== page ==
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Indian envoy calls for Sri Lanka power sharing

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COLOMBO, Sri Lanka (AP) — India's ambassador urged Sri Lanka's government on Friday to expedite power sharing with ethnic minority Tamils after a recent United Nations resolution authorized an international war crimes investigation.

Ambassador Yashvardhan Kumar Sinha said early talks between the government and the main ethnic Tamil party, the Tamil National Alliance, are a "key imperative" and urged the government to create conditions that would lead to a resumption of the dialogue.

The party is seeking wider regional autonomy in Tamil-majority areas ravaged by the civil war, which ended in 2009 with the Sinhalese-dominated government's defeat of Tamil Tiger rebels. The rebels fought for an independent Tamil state.

The talks stalled in 2011 when the government said it wanted issues of greater local autonomy to be discussed by a parliamentary committee, instead of in talks with the Tamil alliance. The party now controls the provincial council in the northern region after winning a majority of seats in an election last year.

Sinha's comments came a week after the U.N. Human Rights Council authorized an investigation into alleged abuses during Sri Lanka's civil war. The government has strongly opposed such an investigation, calling it interference in Sri Lanka's domestic affairs.

U.N. High Commissioner for Human Rights Navi Pillay has criticized Sri Lanka for making too little progress toward ensuring accountability for alleged atrocities and war crimes during the civil war.

"I hope Sri Lanka will continue to engage constructively with the international community, notwithstanding the adoption of the resolution," Sinha said in a meeting with journalists Friday.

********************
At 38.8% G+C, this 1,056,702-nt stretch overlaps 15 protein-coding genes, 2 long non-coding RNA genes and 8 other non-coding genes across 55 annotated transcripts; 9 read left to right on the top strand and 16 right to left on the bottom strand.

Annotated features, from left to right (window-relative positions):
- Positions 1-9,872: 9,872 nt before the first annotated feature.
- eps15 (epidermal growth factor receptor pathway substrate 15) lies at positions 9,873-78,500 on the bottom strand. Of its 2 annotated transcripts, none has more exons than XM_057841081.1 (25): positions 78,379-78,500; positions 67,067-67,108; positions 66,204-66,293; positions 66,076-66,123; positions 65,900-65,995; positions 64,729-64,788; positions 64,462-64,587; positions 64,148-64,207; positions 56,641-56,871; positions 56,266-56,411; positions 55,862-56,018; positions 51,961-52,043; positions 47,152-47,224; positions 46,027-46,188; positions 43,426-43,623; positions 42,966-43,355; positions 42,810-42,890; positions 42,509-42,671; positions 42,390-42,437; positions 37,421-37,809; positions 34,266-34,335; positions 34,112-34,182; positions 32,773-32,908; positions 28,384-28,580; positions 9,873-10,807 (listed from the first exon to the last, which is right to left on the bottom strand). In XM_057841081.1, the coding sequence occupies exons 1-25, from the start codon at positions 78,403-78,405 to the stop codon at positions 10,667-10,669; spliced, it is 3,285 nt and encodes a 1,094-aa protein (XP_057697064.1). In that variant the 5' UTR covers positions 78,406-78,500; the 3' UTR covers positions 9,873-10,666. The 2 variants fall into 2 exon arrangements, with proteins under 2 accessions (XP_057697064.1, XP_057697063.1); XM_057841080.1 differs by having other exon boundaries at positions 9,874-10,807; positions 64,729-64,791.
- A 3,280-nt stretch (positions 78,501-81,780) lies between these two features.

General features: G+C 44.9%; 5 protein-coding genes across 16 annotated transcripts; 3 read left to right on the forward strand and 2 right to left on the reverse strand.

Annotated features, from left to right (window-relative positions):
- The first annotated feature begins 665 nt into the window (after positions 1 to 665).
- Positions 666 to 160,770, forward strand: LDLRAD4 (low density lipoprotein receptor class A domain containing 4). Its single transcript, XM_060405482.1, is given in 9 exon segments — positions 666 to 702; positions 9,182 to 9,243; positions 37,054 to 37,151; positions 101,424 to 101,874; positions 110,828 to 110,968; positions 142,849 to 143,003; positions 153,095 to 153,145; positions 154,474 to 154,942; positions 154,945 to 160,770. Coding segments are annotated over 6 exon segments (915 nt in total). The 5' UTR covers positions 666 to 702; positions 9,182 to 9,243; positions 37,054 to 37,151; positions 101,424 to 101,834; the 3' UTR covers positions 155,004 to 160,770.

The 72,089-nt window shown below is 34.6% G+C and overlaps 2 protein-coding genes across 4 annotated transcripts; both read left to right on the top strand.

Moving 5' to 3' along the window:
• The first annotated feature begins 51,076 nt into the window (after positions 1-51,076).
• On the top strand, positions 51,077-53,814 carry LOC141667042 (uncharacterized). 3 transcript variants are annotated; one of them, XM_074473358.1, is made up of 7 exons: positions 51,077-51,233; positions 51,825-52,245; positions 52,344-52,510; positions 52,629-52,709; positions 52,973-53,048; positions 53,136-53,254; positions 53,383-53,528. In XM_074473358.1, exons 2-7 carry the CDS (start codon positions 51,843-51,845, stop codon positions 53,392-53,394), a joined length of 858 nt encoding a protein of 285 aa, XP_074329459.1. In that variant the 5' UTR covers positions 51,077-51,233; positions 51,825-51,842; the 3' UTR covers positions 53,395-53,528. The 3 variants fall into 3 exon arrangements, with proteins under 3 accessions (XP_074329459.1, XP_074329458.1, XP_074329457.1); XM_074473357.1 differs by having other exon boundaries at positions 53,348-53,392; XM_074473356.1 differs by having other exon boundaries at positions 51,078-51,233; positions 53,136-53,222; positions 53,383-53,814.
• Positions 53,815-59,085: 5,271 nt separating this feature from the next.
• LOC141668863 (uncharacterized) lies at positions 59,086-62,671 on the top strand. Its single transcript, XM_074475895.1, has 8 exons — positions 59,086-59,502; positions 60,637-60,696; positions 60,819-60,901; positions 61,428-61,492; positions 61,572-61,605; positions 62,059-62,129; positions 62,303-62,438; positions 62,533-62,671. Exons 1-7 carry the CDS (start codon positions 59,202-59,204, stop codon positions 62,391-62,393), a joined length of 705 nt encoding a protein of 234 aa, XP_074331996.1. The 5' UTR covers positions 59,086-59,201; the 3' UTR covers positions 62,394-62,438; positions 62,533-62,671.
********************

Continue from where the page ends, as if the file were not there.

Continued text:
"Our view is that early progress of devolution and a political settlement within the framework of a unified Sri Lanka would be crucial in days to come," he said.

India has a strong interest in the issue because southern India is home to 60 million Tamils, but its government has been reluctant to become directly involved in Sri Lankan politics since a disastrous military intervention during the civil war left more than 1,000 Indian troops dead.

The Indian military intervention followed an agreement between India and Sri Lanka that led to an amendment of Sri Lanka's Constitution and established provincial councils in an effort to end Tamil militancy.

Sri Lanka's government also promised when the three-decade civil war ended to allow a greater degree of autonomy in Tamil-majority regions in the north.

However, the government has recently backtracked, saying it will take back the land and police powers given to the provincial councils. Indian leaders have expressed dismay at the move.

India abstained from voting last week when the U.N. rights council approved the U.S.-led resolution, calling it intrusive. Members of the 47-nation council voted 23 to 12 in favor of the resolution, with 12 abstentions, following a heated two-day debate.

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